More than a century after the U.S. Navy opened fire on the village of Angoon, its residents take comfort that despite the violence, the village remains.
“It’s a happy anniversary even if it’s tragic,” said Chenara Johnson, a Tlingit language teacher with the Chatham School District. “(Our ancestors) kept our home so we can still live here. If it weren’t for the people that stood their ground we wouldn’t be here today.”
In 1882, the U.S. Navy ship Corwin shelled and burned Angoon following a confrontation with a private trading company, according to the Navy’s Naval History and Heritage Command. A series of letters reporting the event to federal officials are held in the NHHC’s collection and state the shelling was ordered in response to Alaska Natives taking hostages following a death of a local in a whaling accident.
“One of the bombs used in whaling accidentally exploded, killing one of the native crew, who happened to hold the rank of medicine man or shaman among the tribe,” a letter from the Corwin’s commander, M.A. Healy, said. “For this man the natives demanded two hundred blankets, at the same time seizing the whaling-boats with their equipments, and holding two of the white men prisoners until the amount should be paid.”
The company contacted the U.S. Navy, which dispatched ships with Marines to Angoon, the letters say, and the hostages were immediately released when the ships arrived.
“In addition to this, as a punishment and as a guarantee for future good behavior, Captain Merriman demanded twice the number of blankets demanded by the Indians, and threatened, in case of refusal, to destroy their canoes and villages,” another of Healy’s letters stated.
That the Navy demanded more blankets than Angoon was able to provide is something Johnson tries to stress to her own children, she said.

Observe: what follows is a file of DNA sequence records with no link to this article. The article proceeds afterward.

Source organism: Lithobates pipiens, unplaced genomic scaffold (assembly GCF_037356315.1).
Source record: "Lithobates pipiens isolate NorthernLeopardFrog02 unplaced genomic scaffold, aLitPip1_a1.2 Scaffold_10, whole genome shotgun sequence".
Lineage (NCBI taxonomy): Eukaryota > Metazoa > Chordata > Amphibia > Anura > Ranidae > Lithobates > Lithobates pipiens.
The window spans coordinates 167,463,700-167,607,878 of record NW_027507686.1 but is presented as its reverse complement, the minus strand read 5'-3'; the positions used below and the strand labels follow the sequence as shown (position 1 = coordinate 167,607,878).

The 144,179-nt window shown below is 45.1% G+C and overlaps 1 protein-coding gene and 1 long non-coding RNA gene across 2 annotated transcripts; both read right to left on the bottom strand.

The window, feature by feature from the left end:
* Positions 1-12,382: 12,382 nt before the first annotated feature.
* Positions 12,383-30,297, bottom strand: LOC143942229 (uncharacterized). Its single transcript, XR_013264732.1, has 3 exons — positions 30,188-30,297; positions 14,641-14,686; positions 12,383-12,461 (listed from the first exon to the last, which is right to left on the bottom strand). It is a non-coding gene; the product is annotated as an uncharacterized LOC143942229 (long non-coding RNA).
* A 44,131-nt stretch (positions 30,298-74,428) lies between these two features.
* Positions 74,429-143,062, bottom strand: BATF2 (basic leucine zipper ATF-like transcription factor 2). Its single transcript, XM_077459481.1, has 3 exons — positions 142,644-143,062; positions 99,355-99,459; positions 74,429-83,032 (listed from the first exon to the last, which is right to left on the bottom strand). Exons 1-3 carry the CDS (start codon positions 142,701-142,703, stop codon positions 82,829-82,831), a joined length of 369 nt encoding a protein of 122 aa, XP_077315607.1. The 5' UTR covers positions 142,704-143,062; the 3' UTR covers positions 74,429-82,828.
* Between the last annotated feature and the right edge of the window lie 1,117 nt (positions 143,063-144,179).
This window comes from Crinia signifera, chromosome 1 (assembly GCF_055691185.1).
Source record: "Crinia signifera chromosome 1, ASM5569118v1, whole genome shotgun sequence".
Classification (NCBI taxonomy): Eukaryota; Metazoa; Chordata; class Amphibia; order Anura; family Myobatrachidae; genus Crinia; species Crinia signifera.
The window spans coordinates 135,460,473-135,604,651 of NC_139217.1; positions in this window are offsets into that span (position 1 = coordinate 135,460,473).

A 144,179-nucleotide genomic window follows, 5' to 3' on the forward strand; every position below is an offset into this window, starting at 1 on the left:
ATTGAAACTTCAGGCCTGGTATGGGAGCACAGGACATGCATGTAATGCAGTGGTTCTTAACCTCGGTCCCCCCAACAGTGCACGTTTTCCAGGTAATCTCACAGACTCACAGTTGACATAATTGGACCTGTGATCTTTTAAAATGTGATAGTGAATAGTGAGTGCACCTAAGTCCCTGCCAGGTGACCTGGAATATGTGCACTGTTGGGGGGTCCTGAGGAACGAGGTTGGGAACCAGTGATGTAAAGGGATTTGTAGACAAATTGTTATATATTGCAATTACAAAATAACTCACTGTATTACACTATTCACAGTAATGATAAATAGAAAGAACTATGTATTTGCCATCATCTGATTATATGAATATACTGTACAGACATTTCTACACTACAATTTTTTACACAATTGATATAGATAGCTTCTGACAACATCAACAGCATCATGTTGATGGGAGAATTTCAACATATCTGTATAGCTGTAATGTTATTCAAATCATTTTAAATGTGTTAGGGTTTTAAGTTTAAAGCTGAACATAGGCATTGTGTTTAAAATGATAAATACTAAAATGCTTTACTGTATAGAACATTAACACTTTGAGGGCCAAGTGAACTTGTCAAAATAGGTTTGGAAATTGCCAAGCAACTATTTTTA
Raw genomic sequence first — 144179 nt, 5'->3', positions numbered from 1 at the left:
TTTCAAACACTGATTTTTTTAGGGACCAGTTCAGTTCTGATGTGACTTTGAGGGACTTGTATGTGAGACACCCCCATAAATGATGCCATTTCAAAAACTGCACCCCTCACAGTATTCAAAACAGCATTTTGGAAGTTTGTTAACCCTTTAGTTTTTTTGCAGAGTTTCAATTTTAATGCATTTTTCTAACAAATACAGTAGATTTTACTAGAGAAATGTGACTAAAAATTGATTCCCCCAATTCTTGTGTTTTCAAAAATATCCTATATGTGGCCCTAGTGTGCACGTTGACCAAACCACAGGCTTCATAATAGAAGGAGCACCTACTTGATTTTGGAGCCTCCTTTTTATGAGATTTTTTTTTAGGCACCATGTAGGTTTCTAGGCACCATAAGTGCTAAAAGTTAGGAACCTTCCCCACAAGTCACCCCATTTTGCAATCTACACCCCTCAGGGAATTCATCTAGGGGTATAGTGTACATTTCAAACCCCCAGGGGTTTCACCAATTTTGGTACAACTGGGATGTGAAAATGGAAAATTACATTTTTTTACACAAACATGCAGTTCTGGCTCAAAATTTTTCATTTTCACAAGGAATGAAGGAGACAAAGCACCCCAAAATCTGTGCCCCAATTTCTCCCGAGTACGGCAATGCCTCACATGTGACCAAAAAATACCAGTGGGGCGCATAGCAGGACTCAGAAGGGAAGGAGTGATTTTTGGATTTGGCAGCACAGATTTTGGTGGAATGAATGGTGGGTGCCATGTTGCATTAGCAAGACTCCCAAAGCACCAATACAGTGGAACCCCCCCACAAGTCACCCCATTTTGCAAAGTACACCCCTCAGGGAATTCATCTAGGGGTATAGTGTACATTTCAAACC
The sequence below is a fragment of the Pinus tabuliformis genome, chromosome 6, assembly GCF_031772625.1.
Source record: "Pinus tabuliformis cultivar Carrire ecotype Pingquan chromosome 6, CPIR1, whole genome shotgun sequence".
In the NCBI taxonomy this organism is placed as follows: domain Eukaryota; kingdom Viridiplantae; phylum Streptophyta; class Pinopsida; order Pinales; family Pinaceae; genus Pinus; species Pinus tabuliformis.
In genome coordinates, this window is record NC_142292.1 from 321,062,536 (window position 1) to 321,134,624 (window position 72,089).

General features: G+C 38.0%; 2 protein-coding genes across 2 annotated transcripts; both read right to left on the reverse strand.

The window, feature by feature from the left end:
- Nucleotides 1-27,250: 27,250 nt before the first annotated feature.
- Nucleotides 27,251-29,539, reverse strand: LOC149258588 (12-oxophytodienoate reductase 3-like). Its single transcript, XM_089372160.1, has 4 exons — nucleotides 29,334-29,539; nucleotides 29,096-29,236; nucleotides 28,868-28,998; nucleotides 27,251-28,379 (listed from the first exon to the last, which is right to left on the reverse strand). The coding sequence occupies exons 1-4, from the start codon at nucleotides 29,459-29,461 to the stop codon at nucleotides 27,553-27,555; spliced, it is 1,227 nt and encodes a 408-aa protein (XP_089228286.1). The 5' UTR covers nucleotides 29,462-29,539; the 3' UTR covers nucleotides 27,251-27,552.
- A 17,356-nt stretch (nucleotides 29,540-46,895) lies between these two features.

“One thing I try to stress is we did have that traumatic event happen here but all of our houses are still standing. Our people are still here. Becoming one as a community strengthens us.”
This year’s anniversary, the 139th, featured a procession down Angoon’s waterfront, showcasing a “dugout” canoe, the same kind that were specifically targeted by the Corwin.
“Refusing to pay the amount and remaining defiant, their canoes, to the number of forty, were taken and destroyed, after having selected those which belonged to the Indians who had remained friendly to the white men,” Healy’s letter said. “After shelling the village the marines were landed under cover of the guns, and they, setting fire to the houses, destroyed the entire village, with the exception of the friendly Indians.”
Bringing back the dugout
On Tuesday, a canoe made by Tlingit master carver Wayne Price, surrounded by students of all ages wearing regalia, was wheeled down the waterfront to the sound of Tlingit chants and songs. At the end of the procession, the group of about 50 sang more songs before the students and teachers returned to their classrooms.
Price has been working in Angoon teaching traditional canoe-making. The canoe in the procession was one carved earlier by Price, but in the parking lot beside Angoon High School, a massive log of red cedar is being shaped into a new canoe.